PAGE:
N.J. EMS organizations outraged over advisory board changes

Some fire and emergency services associations believe the changes to the first responders' advisory board could politicize the group

David Levinsky
Burlington County Times, Willingboro, N.J.

MOUNT HOLLY — The Burlington County Board of Freeholders began reorganizing a first responders' advisory board Wednesday over objections from some fire and emergency services associations who fear the changes could politicize the group.

The freeholder board's four Democrats voted to adopt a resolution changing the representatives of the county Emergency Services Advisory Board, which traditionally has provided input and feedback to county officials about emergency response and public safety matters, including communications, equipment, training and planning.

The nine-member board previously was made up of three representatives from the First Aid Council, two representatives from the Burlington County Fire Chiefs Association, and one representative each from the Burlington County Firefighters Association, county Fire Marshals Association and county Fire Police Association, plus a ninth member representing the county's four career firefighter unions.

The resolution approved by the freeholders Wednesday amended the advisory board's makeup so that it consists of three members from the fire service, three from the emergency medical service and three from police, plus the county Public Safety Director and another representative from the county Department of Public Safety.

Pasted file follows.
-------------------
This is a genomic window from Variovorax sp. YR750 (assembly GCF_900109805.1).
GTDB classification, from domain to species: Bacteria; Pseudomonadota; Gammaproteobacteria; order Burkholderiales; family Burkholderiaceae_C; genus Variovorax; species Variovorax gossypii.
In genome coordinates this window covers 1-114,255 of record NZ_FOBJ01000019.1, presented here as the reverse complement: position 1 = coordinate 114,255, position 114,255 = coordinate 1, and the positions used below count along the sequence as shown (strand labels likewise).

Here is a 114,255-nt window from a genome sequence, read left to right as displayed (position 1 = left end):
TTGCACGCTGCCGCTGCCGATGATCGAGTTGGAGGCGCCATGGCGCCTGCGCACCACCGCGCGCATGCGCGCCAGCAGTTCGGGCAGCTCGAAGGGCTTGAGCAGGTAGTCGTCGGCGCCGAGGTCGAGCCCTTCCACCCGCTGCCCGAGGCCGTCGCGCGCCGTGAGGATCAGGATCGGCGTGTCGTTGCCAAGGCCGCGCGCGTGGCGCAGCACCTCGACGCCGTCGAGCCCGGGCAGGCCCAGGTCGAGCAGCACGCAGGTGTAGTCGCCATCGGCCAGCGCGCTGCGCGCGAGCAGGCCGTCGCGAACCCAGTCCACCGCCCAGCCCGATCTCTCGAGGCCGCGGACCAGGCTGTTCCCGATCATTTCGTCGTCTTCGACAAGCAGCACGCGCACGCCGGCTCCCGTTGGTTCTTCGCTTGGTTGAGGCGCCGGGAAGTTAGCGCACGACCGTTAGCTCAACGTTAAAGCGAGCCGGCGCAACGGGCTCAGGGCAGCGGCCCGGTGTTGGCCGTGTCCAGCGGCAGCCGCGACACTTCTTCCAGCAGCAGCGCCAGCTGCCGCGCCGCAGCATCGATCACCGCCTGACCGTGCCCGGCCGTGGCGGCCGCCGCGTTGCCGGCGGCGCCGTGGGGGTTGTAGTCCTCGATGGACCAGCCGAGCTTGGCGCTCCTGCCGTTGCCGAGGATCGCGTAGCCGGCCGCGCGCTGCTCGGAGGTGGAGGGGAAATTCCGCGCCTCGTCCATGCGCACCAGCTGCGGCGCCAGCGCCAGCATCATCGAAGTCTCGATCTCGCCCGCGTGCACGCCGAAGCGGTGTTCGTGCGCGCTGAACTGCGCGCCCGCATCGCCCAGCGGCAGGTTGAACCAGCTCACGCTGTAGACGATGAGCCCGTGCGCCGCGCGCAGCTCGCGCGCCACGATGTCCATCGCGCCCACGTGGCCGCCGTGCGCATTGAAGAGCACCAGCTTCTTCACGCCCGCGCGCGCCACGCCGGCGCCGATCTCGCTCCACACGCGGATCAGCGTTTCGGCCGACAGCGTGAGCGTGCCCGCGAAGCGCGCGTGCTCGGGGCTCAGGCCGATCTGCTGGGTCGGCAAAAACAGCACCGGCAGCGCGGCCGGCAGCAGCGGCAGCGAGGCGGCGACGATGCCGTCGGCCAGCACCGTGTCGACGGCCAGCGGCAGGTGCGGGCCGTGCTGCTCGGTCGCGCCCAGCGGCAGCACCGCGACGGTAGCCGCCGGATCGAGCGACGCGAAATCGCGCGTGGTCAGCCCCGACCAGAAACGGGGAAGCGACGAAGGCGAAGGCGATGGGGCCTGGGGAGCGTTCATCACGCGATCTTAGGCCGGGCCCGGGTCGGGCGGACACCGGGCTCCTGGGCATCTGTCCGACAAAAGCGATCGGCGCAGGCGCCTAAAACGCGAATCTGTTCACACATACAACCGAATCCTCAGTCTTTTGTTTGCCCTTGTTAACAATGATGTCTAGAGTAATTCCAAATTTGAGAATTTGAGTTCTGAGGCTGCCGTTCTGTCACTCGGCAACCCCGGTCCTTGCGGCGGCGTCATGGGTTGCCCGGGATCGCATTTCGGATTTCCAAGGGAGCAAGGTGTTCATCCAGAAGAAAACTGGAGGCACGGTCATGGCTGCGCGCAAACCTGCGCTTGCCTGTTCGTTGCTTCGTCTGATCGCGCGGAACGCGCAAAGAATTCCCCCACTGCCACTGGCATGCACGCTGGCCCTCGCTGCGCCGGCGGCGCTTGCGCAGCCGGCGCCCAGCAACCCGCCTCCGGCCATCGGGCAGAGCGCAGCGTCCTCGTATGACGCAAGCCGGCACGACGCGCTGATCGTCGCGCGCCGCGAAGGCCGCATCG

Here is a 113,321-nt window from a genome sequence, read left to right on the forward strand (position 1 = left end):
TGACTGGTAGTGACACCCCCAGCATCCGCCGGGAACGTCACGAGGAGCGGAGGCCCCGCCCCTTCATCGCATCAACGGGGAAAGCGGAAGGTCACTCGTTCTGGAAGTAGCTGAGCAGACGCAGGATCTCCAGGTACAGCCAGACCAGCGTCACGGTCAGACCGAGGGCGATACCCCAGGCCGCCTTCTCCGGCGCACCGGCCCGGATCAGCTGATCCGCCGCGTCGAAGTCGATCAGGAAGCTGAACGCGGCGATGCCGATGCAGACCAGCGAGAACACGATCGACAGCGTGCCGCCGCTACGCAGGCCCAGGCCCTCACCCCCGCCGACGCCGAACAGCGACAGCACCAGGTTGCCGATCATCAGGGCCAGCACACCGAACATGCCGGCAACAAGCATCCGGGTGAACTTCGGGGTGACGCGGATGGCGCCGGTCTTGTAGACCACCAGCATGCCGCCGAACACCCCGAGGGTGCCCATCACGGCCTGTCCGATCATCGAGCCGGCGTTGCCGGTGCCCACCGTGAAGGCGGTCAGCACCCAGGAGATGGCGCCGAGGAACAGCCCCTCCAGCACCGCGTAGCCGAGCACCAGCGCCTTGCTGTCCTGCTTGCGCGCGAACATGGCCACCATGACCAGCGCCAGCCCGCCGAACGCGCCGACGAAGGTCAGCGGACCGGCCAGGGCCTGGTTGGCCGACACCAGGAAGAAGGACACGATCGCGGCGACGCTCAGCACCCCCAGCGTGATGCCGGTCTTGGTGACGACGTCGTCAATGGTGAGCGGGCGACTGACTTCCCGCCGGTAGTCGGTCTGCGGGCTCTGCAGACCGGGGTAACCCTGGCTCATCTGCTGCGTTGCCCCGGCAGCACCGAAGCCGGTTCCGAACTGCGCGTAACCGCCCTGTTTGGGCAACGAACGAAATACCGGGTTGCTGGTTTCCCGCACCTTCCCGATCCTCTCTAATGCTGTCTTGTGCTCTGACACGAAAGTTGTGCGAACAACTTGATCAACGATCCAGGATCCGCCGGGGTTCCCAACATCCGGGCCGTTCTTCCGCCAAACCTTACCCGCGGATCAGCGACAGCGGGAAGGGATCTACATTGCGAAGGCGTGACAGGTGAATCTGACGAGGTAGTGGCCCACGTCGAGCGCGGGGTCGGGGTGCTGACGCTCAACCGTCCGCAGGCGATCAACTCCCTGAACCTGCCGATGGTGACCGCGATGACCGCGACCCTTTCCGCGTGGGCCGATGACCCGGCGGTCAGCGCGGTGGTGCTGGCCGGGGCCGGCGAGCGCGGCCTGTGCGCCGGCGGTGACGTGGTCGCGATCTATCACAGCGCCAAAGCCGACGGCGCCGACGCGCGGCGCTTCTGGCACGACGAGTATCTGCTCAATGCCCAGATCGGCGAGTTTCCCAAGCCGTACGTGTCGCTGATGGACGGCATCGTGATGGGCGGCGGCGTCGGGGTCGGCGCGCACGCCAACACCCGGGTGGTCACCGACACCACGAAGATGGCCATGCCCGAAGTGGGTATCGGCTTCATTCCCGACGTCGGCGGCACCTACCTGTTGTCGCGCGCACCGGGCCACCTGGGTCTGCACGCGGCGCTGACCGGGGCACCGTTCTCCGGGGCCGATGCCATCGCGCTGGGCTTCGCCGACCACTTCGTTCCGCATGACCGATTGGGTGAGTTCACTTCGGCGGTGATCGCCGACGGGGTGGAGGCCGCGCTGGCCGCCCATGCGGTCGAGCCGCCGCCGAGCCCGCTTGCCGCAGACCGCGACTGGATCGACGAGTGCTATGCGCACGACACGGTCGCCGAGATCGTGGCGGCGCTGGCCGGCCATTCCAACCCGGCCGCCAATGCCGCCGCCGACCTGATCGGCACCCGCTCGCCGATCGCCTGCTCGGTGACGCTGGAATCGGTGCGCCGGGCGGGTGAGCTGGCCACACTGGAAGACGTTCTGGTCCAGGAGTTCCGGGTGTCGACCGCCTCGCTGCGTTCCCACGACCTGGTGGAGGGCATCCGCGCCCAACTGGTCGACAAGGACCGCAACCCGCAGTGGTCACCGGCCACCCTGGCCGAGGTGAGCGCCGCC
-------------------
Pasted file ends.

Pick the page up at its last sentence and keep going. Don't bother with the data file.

The freeholders said the police representatives were added to make the board "more inclusive of all public safety disciplines" and that they wanted to have equal representation.

"I know when there's a house on fire we are calling our bravest. I know when there's a health emergency we are calling on our EMS and EMTs. If there's a law and order situation we are calling on our finest," Freeholder Balvir Singh, who serves the freeholders' deputy director and liaison for emergency services, said during the meeting.

"They're all equally important to us," he added.

But the reorganization became controversial, as members of the prior advisory board, and the emergency services groups they represent, claimed they never were consulted about the proposed changes, and that they were denied a copy of the resolution before the vote.

"The Emergency Services Advisory Board is an advisory board for you and you all failed to engage them," said Cinnaminson Fire Chief William Kramer during the meeting, which drew a large crowd of fire chiefs and other first responders.

Kramer also argued that the changes in the makeup and the way advisory board members are appointed could politicize the positions because the freeholders would no longer rely on the recommendations of the associations and organizations to choose their own representatives to the advisory panel.

Under the approved resolution, the freeholder director will have the discretion to make the appointments representing the three emergency services to the board. The resolution does not specify that they must come from any specific association or union.